Your logo should stand out and be recognized among others in the same market place. And keep in mind that a logo doesn't necessarily need to say what a company does. "The Mercedes logo isn't a car. The Virgin Atlantic logo isn't an aeroplane. The Apple logo isn't a computer," writes graphic designer David Airey on the popular logo design site Logo Design Love. So don't feel like your coffee shop's logo needs to show coffee beans.
Strong logos translate well across different mediums. Will your logo have the same meaning on a business card as it will on a billboard? "Keeping the design simple allows for flexibility in size," writes Airey. "Ideally, your design should work at a minimum of around one inch without loss of detail." When a logo does not reproduce well on a small scale it causes problems for your brand's clarity and value. Also keep in mind that it should reproduce well when faxed in black and white, and when embroidered on your work shirts.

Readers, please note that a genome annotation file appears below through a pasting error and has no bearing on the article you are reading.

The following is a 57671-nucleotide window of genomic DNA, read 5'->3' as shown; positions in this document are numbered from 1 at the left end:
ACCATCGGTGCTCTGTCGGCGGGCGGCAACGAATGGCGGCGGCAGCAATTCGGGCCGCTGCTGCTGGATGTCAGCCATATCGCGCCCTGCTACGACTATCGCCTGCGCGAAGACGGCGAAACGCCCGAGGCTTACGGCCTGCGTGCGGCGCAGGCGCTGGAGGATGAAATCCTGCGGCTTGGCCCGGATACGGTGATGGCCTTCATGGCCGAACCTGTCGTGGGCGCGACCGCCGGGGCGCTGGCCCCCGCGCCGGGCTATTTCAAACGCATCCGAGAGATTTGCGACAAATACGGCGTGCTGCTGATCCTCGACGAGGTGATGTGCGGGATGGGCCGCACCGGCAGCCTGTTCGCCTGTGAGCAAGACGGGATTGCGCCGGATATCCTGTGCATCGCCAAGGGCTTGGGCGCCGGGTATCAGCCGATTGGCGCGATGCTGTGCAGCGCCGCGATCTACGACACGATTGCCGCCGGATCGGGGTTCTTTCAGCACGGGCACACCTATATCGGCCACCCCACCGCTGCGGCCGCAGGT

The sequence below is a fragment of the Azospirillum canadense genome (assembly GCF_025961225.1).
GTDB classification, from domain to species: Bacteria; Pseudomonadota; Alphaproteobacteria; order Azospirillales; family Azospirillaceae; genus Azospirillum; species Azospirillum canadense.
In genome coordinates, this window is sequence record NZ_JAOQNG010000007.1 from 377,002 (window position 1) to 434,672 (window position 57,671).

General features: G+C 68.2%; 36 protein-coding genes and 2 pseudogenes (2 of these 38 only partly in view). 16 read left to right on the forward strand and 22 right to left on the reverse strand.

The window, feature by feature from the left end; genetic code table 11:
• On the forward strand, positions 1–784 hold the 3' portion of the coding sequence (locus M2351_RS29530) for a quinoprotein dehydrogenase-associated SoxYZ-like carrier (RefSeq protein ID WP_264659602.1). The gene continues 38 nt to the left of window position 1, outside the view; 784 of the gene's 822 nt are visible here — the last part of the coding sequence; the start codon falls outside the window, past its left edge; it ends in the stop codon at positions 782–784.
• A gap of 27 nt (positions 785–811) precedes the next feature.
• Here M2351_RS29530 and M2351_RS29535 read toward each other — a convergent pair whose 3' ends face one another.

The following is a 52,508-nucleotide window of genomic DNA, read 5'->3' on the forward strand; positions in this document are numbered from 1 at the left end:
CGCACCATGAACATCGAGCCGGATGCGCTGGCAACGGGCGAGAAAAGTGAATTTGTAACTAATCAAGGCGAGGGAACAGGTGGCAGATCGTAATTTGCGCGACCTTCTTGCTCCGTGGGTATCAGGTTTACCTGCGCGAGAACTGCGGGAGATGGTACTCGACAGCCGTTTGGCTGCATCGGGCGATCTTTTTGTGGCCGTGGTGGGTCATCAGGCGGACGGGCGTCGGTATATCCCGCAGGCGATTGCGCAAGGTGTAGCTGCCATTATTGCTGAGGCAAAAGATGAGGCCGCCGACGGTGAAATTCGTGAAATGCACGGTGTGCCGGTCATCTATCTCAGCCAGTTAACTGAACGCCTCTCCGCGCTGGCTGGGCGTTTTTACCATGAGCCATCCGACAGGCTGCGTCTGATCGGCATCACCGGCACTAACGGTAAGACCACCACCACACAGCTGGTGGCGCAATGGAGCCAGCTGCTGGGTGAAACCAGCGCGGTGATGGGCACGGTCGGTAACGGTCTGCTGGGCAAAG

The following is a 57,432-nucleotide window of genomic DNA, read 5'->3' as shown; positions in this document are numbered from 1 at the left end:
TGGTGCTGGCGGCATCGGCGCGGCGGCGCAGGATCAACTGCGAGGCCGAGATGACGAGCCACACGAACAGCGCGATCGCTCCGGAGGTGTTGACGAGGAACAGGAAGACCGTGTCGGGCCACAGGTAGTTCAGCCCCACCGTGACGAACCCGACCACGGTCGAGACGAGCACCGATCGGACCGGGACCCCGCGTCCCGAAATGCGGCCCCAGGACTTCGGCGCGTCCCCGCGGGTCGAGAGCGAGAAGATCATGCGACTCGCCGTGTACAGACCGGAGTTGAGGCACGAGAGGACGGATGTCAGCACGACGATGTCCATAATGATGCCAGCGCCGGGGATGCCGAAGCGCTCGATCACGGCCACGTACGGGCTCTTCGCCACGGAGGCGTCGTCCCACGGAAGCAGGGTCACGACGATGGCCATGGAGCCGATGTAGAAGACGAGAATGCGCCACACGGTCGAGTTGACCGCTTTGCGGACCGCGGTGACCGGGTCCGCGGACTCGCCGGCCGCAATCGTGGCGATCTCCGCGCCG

Who is your target audience? A logo needs to accurately reflect a company's culture and values: the company's essence. "Designing for a lawyer? Ditch the fun approach. Designing for a kid's TV show? Nothing too serious," writes Airey. Doing some market research is critical, too. Colour can be a major attribute in determining the appropriateness of a logo design. We all know that different colors are associated with different meanings in different cultures. It's important to think about how the colors in your logo reflect your brand values and the services or products you sell.
In 1971 graphic design student Carolyn Davidson designed Nike's 'swoosh' logo. In 1995, Nike began using the stand-alone Swoosh (without the lettering) as its corporate logo, and continues to use it that way today. It's the neutrality of a design that makes a logo timeless - clean lines, modernist structure and neutrality.